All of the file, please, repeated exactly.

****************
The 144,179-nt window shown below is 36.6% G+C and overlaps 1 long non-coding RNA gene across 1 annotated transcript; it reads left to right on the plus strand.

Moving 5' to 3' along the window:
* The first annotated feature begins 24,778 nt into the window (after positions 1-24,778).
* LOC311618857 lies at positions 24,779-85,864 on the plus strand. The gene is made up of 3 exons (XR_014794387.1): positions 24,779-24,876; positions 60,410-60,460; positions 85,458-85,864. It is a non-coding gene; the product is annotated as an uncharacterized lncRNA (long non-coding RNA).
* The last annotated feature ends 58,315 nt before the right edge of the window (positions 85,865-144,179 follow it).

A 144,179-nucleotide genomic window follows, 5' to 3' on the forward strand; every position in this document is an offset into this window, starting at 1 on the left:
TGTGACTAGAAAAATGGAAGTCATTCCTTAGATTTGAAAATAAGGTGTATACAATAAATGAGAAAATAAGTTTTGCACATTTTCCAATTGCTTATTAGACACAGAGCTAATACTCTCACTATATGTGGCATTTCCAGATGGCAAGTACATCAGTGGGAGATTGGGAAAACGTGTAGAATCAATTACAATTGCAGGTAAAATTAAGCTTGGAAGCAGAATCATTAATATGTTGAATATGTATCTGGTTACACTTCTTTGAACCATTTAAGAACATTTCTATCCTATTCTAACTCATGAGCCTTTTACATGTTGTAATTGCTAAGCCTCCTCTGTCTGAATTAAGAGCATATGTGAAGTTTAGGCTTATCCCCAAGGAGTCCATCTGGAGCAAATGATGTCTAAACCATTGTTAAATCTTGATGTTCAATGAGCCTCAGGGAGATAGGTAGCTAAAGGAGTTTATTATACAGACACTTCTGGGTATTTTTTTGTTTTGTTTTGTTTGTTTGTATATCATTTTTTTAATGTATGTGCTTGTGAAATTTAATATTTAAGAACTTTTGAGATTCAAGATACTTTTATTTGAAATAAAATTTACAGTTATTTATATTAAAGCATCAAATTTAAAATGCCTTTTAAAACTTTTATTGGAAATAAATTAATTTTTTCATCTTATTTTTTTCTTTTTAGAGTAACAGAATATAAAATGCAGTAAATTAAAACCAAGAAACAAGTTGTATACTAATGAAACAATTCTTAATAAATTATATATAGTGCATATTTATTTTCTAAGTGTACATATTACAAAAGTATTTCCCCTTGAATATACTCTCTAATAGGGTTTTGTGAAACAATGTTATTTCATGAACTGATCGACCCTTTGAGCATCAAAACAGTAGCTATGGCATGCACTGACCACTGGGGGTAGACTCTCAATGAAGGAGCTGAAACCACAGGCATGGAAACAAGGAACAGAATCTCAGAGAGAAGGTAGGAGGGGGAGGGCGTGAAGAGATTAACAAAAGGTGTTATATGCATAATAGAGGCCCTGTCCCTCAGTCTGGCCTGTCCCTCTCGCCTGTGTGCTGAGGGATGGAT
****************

The 144,179-nt window shown below is 36.6% G+C and overlaps 1 long non-coding RNA gene across 1 annotated transcript; it reads left to right on the plus strand.

Moving 5' to 3' along the window:
* The first annotated feature begins 24,778 nt into the window (after positions 1-24,778).
* LOC311618857 lies at positions 24,779-85,864 on the plus strand. The gene is made up of 3 exons (XR_014794387.1): positions 24,779-24,876; positions 60,410-60,460; positions 85,458-85,864. It is a non-coding gene; the product is annotated as an uncharacterized lncRNA (long non-coding RNA).
* The last annotated feature ends 58,315 nt before the right edge of the window (positions 85,865-144,179 follow it).

A 144,179-nucleotide genomic window follows, 5' to 3' on the forward strand; every position in this document is an offset into this window, starting at 1 on the left:
TGTGACTAGAAAAATGGAAGTCATTCCTTAGATTTGAAAATAAGGTGTATACAATAAATGAGAAAATAAGTTTTGCACATTTTCCAATTGCTTATTAGACACAGAGCTAATACTCTCACTATATGTGGCATTTCCAGATGGCAAGTACATCAGTGGGAGATTGGGAAAACGTGTAGAATCAATTACAATTGCAGGTAAAATTAAGCTTGGAAGCAGAATCATTAATATGTTGAATATGTATCTGGTTACACTTCTTTGAACCATTTAAGAACATTTCTATCCTATTCTAACTCATGAGCCTTTTACATGTTGTAATTGCTAAGCCTCCTCTGTCTGAATTAAGAGCATATGTGAAGTTTAGGCTTATCCCCAAGGAGTCCATCTGGAGCAAATGATGTCTAAACCATTGTTAAATCTTGATGTTCAATGAGCCTCAGGGAGATAGGTAGCTAAAGGAGTTTATTATACAGACACTTCTGGGTATTTTTTTGTTTTGTTTTGTTTGTTTGTATATCATTTTTTTAATGTATGTGCTTGTGAAATTTAATATTTAAGAACTTTTGAGATTCAAGATACTTTTATTTGAAATAAAATTTACAGTTATTTATATTAAAGCATCAAATTTAAAATGCCTTTTAAAACTTTTATTGGAAATAAATTAATTTTTTCATCTTATTTTTTTCTTTTTAGAGTAACAGAATATAAAATGCAGTAAATTAAAACCAAGAAACAAGTTGTATACTAATGAAACAATTCTTAATAAATTATATATAGTGCATATTTATTTTCTAAGTGTACATATTACAAAAGTATTTCCCCTTGAATATACTCTCTAATAGGGTTTTGTGAAACAATGTTATTTCATGAACTGATCGACCCTTTGAGCATCAAAACAGTAGCTATGGCATGCACTGACCACTGGGGGTAGACTCTCAATGAAGGAGCTGAAACCACAGGCATGGAAACAAGGAACAGAATCTCAGAGAGAAGGTAGGAGGGGGAGGGCGTGAAGAGATTAACAAAAGGTGTTATATGCATAATAGAGGCCCTGTCCCTCAGTCTGGCCTGTCCCTCTCGCCTGTGTGCTGAGGGATGGAT